Although it is not introduced until the last stanza, the main theme of the poem is the idea of Christian love as the means to salvation, a foundational Christian belief. The effect of this novel idea on the pagan Arab physician Karshish, as it is revealed to him through the story of Lazarus, shows how revolutionary this idea was during the first century c.e. Until that time, Greeks, Romans, Jews, and Arabs perceived their deities to be whimsical at best and vengeful at worst. Therefore, Jesus’ mystical teachings of an All-Loving God the Father, his presentation of himself as the human-born Son of God, and his message to love thy neighbor were all radical ideas, notions that possibly threatened the customs and institutions of the day. Scientific-thinking men like Karshish would find it hard to accept such radical ideas. Karshish, however—as an example of a thinking man of his time—is intrigued by the idea of Christian love, and one can see how his curiosity might lead him to give further consideration to Christian ideas and possibly to convert to Christianity.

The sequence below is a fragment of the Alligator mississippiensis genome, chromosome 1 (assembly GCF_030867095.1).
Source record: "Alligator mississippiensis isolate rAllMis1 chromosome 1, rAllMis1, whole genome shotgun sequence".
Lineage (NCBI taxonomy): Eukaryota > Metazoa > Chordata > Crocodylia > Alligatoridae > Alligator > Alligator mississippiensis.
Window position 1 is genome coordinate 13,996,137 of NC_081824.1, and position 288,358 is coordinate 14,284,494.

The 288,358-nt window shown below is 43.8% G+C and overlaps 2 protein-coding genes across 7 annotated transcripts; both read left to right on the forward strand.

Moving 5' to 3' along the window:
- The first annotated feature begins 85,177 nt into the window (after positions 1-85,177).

The poem also presents the Christian theme of the benevolent miracle. Pagan gods were believed to interfere in human lives, often for the sake of their own entertainment. Jesus, on the other hand, reportedly worked miracles, such as raising Lazarus from death, for benevolent reasons as an expression of love for humankind. Moreover, the word “miracle” connotes...
(The entire section is 430 words.)